It was a cliffhanger. Madonna had been in Tel Aviv since Wednesday and occupied the entire top floor of one of the city's luxury hotels. Rumor had it that the Russian delegation to the Eurovision Song Contest had to relocate to make room for her entourage of roughly 100 people.
Still, for days, the contract hadn't been signed. Would she or wouldn't she? Only after midnight Thursday did Jon Ola Sand finally confirm that the Queen of Pop would perform at Eurovision. In interviews up to that point, the European Broadcasting Union's executive supervisor had been quiet, but firm: "No contract, no appearance."
Jon Ola Sand is perhaps the world's only impresario who could afford not to worry about whether Madonna might appear or not: He is in charge of the world's biggest music show — with an estimated 200 million viewers — and there could be no doubt that the show would go on.
Madonna shows up
It did. After all 26 competing countries had performed and votes from the television audience were coming in, Madonna graced the stage sporting long blonde braids, a silver eyepatch and a silver outfit.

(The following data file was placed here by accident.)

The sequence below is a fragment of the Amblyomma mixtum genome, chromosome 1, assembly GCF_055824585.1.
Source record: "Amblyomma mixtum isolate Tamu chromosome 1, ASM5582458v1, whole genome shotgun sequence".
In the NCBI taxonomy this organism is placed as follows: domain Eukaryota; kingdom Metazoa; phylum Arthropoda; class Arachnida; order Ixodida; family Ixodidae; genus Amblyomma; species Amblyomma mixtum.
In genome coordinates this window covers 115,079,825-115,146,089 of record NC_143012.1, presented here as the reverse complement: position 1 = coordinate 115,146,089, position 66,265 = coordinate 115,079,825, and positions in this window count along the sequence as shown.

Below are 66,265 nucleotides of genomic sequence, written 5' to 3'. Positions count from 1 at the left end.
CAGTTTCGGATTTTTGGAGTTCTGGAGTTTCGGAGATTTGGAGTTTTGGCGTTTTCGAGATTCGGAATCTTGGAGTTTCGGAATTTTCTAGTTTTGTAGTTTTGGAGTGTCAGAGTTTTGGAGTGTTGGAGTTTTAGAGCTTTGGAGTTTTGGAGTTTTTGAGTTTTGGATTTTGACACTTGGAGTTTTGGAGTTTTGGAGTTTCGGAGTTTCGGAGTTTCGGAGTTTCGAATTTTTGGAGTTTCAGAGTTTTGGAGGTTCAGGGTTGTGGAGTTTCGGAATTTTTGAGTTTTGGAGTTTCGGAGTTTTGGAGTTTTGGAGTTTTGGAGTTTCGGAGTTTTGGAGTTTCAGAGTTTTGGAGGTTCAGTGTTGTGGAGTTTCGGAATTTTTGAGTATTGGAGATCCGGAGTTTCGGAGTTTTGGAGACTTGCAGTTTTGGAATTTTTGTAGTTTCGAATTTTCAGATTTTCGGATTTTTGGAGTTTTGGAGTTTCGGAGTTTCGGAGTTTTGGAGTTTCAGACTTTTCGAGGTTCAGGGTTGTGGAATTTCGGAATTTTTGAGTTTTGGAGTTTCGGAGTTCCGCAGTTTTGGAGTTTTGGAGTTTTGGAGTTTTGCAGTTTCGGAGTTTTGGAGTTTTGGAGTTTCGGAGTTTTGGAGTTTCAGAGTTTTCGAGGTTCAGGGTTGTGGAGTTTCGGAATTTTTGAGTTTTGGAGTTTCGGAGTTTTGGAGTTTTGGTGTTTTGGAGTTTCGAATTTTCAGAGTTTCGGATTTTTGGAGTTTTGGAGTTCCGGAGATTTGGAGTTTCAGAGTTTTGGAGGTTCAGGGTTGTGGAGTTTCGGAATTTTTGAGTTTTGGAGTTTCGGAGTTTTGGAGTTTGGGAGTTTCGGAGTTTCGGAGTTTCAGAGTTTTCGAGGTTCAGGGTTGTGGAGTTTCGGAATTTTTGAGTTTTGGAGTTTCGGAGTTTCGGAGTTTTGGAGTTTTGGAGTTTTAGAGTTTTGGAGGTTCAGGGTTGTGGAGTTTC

Interviewed by the host of the event, Madonna was then asked whether she was enjoying Tel Aviv. "Sure," she replied drily, "I go to my hotel, to rehearsal. I look at the beach." And what would she like to say to the participants? "To get here was not easy. You have a dream and make many sacrifices to earn your way to this place. That makes you a winner, no matter what happens."
Then she continued, "Never underestimate the power of music to bring everything together."
Performance less than stellar
The Queen of Pop then sang two numbers: "Like a Prayer," her huge hit from 1989, and "Future."
In "Like a Prayer," she was backed up by a 35-member chorus, and in "Future," Madonna joined rapper Quavo in a duet. It was a world premiere ahead of the release of Madonna's album Madame X on June 14.
Her performance of "Like a Prayer" began with a chorus of cowled monks chanting on a scarlet red stage. The singer appeared in a black robe with a silver crown, then descended the stage as she sang the 30-year-old song, sometimes off-key, proving that the performance was authentic and not playback.
An interlude accompanied by a melody from Peter Tchaikovsky's Nutcracker followed before the new rap tune unfolded. "Everyone is coming to the future," she rapped to a piercing electronic beat, later joined by her partner, Quavo. At the conclusion, the two tumbled over backward from the top of the staircase.
Israel a regular stop
This was Madonna's fourth performance in Israel, the artist having taken the stage there in 1993, 2009 and 2012.
The unconventional Eurovision engagement came about after the Canadian-Israeli billionaire and Tel Aviv resident Sylvan Adams agreed to pay the fee of approximately $1 million (€895,000), knowing the event would help to promote his home country.
A follower of the Kabbala Jewish mystical tradition, Madonna has made no secret of her fondness for the Middle Eastern country.